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Philosophical Happiness

How Should a Person Live His or Her Life?

Happiness is enjoying and showing satisfaction marked by joy. Most people contemplating about being happy, consider having a good feeling inside. There are many categories of happiness that are conveyed in many ways. Individuals show their happiness in different ways. Some smile and their face glows in desire and satisfaction while others do not show their happy sentiments physically. They mostly keep their emotions inside. Real happiness has nothing to do with possessions, environment or health. It comes from being happy with one’s life and accepting who you are and what you have in life.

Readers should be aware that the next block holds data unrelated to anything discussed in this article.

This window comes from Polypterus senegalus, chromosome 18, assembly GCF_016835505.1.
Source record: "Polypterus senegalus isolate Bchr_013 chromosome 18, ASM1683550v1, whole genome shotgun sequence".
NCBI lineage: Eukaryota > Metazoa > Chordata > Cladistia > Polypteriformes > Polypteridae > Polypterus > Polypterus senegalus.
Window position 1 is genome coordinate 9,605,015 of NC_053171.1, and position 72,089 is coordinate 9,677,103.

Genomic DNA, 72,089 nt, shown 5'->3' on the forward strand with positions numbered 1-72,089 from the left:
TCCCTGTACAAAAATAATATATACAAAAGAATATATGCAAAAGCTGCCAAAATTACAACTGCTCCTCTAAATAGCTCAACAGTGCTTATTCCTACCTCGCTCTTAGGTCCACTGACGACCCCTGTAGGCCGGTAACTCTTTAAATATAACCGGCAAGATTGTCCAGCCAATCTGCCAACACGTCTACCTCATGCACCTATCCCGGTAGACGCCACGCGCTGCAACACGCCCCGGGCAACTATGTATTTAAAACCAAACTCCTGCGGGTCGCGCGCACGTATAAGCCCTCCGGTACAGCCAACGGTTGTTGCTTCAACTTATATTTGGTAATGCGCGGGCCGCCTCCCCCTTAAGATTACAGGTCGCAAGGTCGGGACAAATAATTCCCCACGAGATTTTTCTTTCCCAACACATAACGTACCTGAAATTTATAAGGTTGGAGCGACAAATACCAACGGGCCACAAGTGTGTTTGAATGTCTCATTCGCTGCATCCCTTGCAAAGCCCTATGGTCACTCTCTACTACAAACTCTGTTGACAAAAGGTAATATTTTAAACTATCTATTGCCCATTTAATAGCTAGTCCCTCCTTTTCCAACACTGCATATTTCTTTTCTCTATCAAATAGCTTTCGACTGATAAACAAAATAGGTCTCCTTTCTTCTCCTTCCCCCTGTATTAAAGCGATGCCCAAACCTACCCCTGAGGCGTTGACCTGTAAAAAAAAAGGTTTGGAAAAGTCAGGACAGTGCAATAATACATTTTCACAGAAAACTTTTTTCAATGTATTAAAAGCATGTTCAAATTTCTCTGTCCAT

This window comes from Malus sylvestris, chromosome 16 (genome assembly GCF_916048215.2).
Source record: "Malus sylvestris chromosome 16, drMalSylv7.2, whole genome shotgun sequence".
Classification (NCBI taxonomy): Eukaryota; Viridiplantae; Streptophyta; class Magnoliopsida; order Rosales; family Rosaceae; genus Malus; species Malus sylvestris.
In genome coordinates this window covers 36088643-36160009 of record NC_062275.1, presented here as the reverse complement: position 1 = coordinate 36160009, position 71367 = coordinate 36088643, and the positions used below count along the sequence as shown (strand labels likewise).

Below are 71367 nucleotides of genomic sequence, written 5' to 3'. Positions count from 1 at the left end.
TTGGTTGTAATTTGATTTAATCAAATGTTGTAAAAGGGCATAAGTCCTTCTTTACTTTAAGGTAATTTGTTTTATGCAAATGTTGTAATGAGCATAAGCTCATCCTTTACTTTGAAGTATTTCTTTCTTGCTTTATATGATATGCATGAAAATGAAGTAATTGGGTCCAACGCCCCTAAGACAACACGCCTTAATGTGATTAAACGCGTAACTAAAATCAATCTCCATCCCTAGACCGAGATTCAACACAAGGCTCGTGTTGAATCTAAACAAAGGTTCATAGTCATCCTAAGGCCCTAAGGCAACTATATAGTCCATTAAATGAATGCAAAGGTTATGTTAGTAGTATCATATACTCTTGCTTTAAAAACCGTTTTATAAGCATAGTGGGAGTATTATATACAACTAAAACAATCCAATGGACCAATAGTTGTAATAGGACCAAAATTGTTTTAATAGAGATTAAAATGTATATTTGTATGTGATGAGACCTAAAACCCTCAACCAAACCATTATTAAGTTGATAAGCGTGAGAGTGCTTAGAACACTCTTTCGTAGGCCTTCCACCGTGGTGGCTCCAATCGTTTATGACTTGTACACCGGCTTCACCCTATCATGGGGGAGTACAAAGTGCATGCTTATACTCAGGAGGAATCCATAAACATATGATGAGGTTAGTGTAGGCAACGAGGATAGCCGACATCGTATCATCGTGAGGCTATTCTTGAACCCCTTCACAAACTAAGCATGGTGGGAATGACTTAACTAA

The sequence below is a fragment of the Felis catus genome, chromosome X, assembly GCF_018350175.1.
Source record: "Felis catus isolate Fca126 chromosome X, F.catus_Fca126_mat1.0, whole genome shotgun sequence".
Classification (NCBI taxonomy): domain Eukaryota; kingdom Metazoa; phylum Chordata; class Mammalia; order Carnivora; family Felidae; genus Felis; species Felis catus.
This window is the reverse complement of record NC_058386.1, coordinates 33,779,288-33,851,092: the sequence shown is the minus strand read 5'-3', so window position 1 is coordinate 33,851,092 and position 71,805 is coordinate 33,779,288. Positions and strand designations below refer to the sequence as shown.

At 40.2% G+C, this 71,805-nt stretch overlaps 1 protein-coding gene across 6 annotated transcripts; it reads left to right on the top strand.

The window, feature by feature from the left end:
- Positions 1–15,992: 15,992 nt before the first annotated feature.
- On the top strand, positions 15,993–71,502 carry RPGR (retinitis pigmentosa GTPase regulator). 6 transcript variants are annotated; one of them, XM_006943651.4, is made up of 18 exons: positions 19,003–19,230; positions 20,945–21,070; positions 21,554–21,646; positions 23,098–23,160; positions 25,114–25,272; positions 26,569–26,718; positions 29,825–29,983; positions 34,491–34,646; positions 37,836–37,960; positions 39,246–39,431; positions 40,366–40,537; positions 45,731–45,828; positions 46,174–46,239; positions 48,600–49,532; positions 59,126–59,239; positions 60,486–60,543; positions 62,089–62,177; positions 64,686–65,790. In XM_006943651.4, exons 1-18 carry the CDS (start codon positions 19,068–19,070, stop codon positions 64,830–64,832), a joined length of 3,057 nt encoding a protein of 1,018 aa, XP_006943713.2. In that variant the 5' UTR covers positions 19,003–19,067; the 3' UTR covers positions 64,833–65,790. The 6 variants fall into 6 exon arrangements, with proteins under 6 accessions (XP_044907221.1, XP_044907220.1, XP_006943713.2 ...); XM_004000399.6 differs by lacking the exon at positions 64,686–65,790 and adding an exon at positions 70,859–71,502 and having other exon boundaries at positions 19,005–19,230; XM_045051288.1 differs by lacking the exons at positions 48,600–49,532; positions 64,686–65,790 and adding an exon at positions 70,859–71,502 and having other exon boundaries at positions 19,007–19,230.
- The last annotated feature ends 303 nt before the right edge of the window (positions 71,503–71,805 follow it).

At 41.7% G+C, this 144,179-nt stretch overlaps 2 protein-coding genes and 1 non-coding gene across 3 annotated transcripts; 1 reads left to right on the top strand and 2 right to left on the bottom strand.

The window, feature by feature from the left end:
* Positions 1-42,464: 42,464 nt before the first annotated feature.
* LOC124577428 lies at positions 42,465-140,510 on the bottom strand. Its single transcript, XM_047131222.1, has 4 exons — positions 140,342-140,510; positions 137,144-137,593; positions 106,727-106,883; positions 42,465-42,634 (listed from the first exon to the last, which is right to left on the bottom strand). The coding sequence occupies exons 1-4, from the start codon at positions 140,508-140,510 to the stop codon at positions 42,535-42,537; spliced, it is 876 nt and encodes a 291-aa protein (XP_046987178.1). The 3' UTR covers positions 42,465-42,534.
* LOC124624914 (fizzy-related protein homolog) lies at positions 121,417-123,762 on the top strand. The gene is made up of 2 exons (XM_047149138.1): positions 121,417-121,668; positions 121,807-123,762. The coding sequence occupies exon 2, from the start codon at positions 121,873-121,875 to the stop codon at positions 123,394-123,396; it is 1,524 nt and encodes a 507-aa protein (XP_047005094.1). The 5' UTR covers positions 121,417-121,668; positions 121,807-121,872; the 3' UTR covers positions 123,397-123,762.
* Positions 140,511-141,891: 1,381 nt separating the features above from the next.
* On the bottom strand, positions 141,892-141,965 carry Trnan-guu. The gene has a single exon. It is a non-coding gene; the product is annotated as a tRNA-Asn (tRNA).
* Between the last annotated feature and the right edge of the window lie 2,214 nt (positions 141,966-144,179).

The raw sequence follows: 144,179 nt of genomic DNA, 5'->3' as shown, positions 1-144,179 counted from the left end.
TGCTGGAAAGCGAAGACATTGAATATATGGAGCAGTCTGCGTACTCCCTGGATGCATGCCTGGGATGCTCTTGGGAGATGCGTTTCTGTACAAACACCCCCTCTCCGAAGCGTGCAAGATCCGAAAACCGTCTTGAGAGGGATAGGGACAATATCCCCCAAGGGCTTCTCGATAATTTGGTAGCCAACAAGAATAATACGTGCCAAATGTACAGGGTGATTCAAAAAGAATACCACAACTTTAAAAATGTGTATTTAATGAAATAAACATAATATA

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There are different types of happiness. Some types fade away while others remain with you for the rest of your life. Individuals can be happy with the minor things they do in their life while others can think like they are never happy. Happiness is a sensation that comes from within and cannot be taken away. The paper will discuss two philosophical writings on happiness each identical to a different sense of the term. Some people use happiness as a value of measure roughly similar to flourishing. The other group uses the word as a purely expressive psychological word, which is alike to depression. An important issue in the philosophy of happiness is getting clear on what different writers are talking about: what are the significant denotations of the name and how do they connect? While prosperity sense of happiness receives considerable attention in the present writing on well-being, the subjective sentiment is experiencing a renewal as a major focus of philosophical query, following recent developments in the science of happiness.